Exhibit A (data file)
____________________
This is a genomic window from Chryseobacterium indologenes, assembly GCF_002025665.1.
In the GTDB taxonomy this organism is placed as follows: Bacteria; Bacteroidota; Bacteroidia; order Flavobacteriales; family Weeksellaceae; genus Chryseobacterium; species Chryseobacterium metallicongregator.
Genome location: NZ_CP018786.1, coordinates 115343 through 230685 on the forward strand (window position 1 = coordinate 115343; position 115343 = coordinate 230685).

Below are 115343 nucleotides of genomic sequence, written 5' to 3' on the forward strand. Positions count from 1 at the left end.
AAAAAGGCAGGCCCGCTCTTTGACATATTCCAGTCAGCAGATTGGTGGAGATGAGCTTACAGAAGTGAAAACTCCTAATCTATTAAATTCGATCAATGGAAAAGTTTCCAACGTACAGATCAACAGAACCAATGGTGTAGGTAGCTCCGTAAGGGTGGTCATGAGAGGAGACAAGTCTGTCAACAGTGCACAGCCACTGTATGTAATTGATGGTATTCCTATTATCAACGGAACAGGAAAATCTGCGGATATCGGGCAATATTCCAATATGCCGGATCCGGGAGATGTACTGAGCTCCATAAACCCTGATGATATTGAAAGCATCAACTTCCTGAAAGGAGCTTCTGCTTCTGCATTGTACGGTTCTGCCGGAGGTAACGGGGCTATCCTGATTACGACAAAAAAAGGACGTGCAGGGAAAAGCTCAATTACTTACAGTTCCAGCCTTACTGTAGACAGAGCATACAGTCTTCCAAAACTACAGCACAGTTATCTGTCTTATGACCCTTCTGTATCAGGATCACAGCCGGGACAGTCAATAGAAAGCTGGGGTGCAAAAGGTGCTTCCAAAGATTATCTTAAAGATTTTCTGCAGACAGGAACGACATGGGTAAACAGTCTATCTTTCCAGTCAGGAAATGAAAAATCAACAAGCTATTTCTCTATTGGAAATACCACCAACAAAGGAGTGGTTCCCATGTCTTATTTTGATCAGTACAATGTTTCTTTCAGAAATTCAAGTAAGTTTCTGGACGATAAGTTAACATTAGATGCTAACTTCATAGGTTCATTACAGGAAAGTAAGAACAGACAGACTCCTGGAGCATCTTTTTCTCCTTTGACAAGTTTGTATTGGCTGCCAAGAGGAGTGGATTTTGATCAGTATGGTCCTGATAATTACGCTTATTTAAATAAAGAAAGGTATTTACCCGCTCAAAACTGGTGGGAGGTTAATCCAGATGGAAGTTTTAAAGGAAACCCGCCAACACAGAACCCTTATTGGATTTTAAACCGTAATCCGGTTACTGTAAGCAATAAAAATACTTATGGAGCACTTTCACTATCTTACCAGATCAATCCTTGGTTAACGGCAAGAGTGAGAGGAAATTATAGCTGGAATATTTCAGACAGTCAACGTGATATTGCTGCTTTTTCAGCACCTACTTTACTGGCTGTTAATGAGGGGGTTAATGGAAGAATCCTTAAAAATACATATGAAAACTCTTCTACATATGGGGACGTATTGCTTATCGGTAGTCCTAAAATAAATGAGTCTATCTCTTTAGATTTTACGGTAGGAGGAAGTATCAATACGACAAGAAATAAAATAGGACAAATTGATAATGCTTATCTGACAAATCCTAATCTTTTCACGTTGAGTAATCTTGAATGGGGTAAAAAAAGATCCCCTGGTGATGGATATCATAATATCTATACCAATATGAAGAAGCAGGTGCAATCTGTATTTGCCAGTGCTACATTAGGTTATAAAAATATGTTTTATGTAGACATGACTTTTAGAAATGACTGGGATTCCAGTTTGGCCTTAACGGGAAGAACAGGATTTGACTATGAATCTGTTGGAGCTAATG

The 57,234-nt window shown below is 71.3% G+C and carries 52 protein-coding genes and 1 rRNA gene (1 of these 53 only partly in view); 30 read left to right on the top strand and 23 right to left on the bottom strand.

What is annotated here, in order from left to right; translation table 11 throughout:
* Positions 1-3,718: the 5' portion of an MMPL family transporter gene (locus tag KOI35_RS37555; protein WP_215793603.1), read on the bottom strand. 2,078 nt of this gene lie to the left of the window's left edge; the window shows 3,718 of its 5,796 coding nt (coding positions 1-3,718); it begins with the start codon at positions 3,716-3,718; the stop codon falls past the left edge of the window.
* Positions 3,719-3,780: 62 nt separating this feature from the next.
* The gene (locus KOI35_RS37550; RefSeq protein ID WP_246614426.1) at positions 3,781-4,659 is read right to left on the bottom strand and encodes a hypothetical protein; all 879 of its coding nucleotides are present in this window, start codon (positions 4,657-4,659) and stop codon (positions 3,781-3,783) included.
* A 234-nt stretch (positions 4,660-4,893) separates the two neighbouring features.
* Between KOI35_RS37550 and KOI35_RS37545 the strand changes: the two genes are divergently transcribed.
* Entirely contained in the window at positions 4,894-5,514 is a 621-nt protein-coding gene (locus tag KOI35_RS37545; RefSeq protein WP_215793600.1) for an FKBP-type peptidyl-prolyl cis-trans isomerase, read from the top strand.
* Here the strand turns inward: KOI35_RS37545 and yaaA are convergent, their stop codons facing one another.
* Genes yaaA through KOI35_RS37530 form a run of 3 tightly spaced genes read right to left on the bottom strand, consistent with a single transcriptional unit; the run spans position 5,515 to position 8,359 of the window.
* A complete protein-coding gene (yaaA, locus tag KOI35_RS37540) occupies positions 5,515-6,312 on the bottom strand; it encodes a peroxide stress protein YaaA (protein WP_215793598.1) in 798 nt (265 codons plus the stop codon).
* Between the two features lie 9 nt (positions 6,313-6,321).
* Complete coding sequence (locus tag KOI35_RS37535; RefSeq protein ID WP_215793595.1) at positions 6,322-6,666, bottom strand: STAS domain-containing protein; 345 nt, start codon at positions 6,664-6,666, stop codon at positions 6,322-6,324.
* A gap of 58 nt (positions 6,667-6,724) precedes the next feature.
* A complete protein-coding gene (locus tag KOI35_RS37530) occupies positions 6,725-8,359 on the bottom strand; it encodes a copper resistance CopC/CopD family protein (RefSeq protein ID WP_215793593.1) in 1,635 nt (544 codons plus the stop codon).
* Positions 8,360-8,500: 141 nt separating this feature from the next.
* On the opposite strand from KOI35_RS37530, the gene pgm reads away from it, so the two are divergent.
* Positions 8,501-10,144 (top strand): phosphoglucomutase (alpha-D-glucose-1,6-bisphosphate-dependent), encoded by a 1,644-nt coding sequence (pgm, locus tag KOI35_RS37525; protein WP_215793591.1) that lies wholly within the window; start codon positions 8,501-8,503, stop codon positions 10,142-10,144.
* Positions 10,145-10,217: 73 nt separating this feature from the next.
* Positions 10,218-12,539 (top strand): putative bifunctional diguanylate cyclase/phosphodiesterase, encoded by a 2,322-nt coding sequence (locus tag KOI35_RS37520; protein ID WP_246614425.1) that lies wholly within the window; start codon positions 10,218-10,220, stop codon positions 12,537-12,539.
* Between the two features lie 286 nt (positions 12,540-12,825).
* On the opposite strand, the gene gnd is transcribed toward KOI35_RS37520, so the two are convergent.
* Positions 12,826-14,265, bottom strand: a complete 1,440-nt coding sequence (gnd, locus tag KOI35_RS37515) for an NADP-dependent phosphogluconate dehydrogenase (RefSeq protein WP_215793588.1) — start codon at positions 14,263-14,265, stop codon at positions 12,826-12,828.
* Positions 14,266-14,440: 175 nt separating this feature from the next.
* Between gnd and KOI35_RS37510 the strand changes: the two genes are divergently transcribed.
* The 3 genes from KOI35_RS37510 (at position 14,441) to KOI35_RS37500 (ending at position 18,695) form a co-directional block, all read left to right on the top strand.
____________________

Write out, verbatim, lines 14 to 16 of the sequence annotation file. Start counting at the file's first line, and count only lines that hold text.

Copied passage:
* Here the strand turns inward: KOI35_RS37545 and yaaA are convergent, their stop codons facing one another.
* Genes yaaA through KOI35_RS37530 form a run of 3 tightly spaced genes read right to left on the bottom strand, consistent with a single transcriptional unit; the run spans position 5,515 to position 8,359 of the window.
* A complete protein-coding gene (yaaA, locus tag KOI35_RS37540) occupies positions 5,515-6,312 on the bottom strand; it encodes a peroxide stress protein YaaA (protein WP_215793598.1) in 798 nt (265 codons plus the stop codon).